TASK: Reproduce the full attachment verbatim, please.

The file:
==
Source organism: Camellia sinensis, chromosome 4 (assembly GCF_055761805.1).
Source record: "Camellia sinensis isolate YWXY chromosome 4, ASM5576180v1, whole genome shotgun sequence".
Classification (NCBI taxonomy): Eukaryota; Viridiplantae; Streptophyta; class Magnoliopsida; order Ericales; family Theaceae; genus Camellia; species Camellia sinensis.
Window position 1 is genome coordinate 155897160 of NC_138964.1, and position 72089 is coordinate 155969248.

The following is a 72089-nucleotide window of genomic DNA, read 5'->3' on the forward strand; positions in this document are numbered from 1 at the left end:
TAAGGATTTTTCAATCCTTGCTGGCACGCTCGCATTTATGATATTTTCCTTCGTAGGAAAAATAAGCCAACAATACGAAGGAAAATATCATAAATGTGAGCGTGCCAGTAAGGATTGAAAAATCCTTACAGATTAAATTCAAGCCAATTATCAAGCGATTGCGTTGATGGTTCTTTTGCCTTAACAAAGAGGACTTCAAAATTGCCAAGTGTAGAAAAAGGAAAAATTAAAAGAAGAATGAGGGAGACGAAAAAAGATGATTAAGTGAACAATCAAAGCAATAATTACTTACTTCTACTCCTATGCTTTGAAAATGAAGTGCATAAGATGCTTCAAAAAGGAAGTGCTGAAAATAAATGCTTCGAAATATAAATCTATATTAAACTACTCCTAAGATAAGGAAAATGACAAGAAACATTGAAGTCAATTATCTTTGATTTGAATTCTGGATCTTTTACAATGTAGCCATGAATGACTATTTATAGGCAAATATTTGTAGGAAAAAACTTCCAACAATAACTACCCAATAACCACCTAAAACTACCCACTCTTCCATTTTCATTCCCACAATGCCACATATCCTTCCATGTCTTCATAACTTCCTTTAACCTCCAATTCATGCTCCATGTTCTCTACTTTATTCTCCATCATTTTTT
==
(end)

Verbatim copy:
Source organism: Camellia sinensis, chromosome 4 (assembly GCF_055761805.1).
Source record: "Camellia sinensis isolate YWXY chromosome 4, ASM5576180v1, whole genome shotgun sequence".
Classification (NCBI taxonomy): Eukaryota; Viridiplantae; Streptophyta; class Magnoliopsida; order Ericales; family Theaceae; genus Camellia; species Camellia sinensis.
Window position 1 is genome coordinate 155897160 of NC_138964.1, and position 72089 is coordinate 155969248.

The following is a 72089-nucleotide window of genomic DNA, read 5'->3' on the forward strand; positions in this document are numbered from 1 at the left end:
TAAGGATTTTTCAATCCTTGCTGGCACGCTCGCATTTATGATATTTTCCTTCGTAGGAAAAATAAGCCAACAATACGAAGGAAAATATCATAAATGTGAGCGTGCCAGTAAGGATTGAAAAATCCTTACAGATTAAATTCAAGCCAATTATCAAGCGATTGCGTTGATGGTTCTTTTGCCTTAACAAAGAGGACTTCAAAATTGCCAAGTGTAGAAAAAGGAAAAATTAAAAGAAGAATGAGGGAGACGAAAAAAGATGATTAAGTGAACAATCAAAGCAATAATTACTTACTTCTACTCCTATGCTTTGAAAATGAAGTGCATAAGATGCTTCAAAAAGGAAGTGCTGAAAATAAATGCTTCGAAATATAAATCTATATTAAACTACTCCTAAGATAAGGAAAATGACAAGAAACATTGAAGTCAATTATCTTTGATTTGAATTCTGGATCTTTTACAATGTAGCCATGAATGACTATTTATAGGCAAATATTTGTAGGAAAAAACTTCCAACAATAACTACCCAATAACCACCTAAAACTACCCACTCTTCCATTTTCATTCCCACAATGCCACATATCCTTCCATGTCTTCATAACTTCCTTTAACCTCCAATTCATGCTCCATGTTCTCTACTTTATTCTCCATCATTTTTT